FOMO

Today was a hard-work type of day. But, it’s the kind of work that I like to do.

I fished the Farmington 6 am to 6 pm. I did take a lunch break mid-day at the Riverton General Store to get a Wayne-O sandwich. It’s roughly in the center of the loop that I did as I drove to hit six spots.

The water was a combined 470 cfs, and the flow was quite treacherous in many spots. It also was slightly off-color. So, I decided to throw larger flies or bright flies as anchors.

The morning was its usual spring-slow type of session. It rained off and on and was cloudy all day. BWOs were popping periodically most of the day.

At the first spot, some spin fisherman were doing quite well. They were all smiles and very friendly. I was happy for them, but, then, quite jealous, too, as I kept flinging my nymphs and hoping for a take. You may know that feeling. It’s FOMO, or fear of missing out.

Eventually, I did land a rainbow that jumped three times and was probably still trying to figure out what was edible or not.

I moved on to Spot B. Last time, it yielded quite a few wild browns. But, today, with the water slightly lower than last time, they weren’t taking what I was throwing. Two stockies did show up, though.

Then, I drove to another stretch and was surprised to see no one for as far as the eye could see. Blanked.

Spot D was similarly vacant of anglers. The river was flowing quite strong, but I did see a little quiet seam in the middle. First cast. Bam!

There was no questioning the take as an invisible creature surged quickly into the fast current and downstream of me. That’s the “oh no” position that I hate, for fish often pop off when I’m above them.

The fast current meant that I couldn’t chase the fish, which was a bummer. I used the usual side pressure technique to contain the trout, pointing the fly rod downstream. Eventually, I carefully waded to where the fish was and then quickly pointed my rod upstream to maintain side pressure. I’ve found this to be a good fighting position, when I am just below the fish and can handle what it’s doing. This one was pretty crafty, zipping all around me, and often shook its head violently.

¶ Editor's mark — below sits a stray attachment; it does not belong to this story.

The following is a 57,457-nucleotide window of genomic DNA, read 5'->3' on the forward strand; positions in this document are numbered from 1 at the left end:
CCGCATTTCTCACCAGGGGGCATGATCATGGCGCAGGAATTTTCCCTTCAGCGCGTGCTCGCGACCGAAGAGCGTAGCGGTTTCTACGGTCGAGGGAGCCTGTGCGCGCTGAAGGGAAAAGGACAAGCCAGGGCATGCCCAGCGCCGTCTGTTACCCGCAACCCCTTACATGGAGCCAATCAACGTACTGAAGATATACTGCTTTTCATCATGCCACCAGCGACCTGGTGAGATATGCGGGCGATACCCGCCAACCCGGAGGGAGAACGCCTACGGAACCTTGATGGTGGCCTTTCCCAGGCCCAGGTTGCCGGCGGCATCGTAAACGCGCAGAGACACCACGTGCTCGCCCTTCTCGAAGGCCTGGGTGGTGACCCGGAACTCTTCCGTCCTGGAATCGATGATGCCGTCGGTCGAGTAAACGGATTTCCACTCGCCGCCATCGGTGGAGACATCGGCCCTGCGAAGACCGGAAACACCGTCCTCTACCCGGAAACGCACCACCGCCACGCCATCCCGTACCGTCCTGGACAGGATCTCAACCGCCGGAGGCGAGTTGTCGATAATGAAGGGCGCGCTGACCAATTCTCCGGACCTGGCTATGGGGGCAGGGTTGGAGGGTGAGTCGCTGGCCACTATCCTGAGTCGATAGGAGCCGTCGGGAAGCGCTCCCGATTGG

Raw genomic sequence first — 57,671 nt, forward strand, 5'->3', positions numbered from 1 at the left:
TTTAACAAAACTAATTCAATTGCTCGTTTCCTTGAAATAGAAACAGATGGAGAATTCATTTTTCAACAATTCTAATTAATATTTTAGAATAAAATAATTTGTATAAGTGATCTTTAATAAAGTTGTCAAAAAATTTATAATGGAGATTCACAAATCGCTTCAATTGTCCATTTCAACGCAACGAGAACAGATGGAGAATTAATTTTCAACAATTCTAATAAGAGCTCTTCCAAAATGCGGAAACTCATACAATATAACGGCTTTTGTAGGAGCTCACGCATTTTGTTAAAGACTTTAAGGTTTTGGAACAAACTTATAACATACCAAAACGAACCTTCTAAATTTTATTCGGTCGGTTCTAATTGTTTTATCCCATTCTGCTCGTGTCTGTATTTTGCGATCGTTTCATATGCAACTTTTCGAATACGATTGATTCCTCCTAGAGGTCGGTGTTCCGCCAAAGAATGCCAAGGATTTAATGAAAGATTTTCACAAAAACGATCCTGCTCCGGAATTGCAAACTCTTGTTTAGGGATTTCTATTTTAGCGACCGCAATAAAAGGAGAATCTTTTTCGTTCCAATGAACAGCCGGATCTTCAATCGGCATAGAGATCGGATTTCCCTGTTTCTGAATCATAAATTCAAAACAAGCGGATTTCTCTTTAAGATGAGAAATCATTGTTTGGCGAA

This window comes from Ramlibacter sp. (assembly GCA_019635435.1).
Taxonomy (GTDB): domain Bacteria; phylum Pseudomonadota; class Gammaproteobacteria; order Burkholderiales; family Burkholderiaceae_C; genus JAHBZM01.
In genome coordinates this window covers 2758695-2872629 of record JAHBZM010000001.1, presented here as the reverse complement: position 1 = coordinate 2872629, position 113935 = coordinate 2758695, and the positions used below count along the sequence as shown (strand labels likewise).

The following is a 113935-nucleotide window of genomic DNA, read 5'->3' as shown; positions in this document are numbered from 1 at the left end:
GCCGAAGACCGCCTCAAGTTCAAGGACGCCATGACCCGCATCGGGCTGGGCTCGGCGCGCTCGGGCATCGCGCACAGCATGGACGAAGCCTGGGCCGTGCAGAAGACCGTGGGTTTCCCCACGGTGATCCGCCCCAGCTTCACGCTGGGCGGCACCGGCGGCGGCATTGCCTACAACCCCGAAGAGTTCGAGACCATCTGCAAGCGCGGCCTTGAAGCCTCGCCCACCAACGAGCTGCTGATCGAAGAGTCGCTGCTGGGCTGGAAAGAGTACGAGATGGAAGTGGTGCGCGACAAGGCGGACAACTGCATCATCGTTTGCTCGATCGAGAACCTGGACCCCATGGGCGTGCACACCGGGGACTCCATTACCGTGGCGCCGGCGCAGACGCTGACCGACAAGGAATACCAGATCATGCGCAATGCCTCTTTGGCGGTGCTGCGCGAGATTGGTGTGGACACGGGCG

I slowly stepped towards the bank and pulled the fish along. I saw that it was of good size, and my pulse quickened. The fish would surge now and again, but I could sense that it was weakening as I kept it riding in the current. The 2-wt. Euro rod performed admirably.

It was a joy to net this fish.

16.5″ on the tape made for a great day #flyfishing #euronymphing #orvis #syndicateflyfishing #farmingtonriver

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It taped at 16.5″. I noticed that its adipose fin had been clipped, and, so, this was one of the famed Survivor Strain trout. Here’s a video.

I hit some other spots, landing holdovers and more stockies. In the end, it was a double-digit day. I went 10-for-15. Took 12 hours, but, the day just whipped by.

Various versions of Pat’s Legs were on my tippet most of the day, and those did some serious damage, including the version that I tie on a jig hook. Dropper flies were ignored except at one area with shallow and bubbly water. There, #18 soft hackles did well.

A good day.

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8 thoughts on “FOMO

    1. Thanks, Steve! Yes, I didn’t see any come off at all, although I admit I’m a newbie regarding bugs. If I recall, Hendricksons are pretty big. About a #12? When they’re around, I fish larger PTs and don’t tie Hendricksons per se. Let me know if you think I’m missing out.

  1. Way to make the most of a tough day, it is never easy fishing when the rivers are up and stained. Great job playing and landing that brown too. The flows up here in NH jumped up about 100-200 cfs in just a day because of the rains and it made playing/landing fish interesting to say the least.

  2. If you are catching fish on your nymphs, you aren’t missing out during the Hendrickson Hatch! They are big #12/14 and will bring some nice fish up. I would have a few hendrickson emergers in your vest to fish dry on your tight line rig.

    1. Good idea. I use Pheasant Tail Klinkhammers tied with a shuck. They worked well last year but that was on recently-stocked fish at the Farmington. Doubt they were that discerning.

      1. Probably just as good as any pattern if the fish are in the mood. I’ve pruned my many “hot” hendrickson patterns down significantly as you can waste time in a hatch just trying to find that magic fly when a lot of the standards work just fine. Similar to nymphing I suppose.

        1. Yeah, I guess after a long winter, trout are keen to gorge on good-sized bugs. Nice to float a #12 dry vs. the usual small stuff, too. I think things are different by the time August rolls around: Trout are experienced, and the bugs are tiny….

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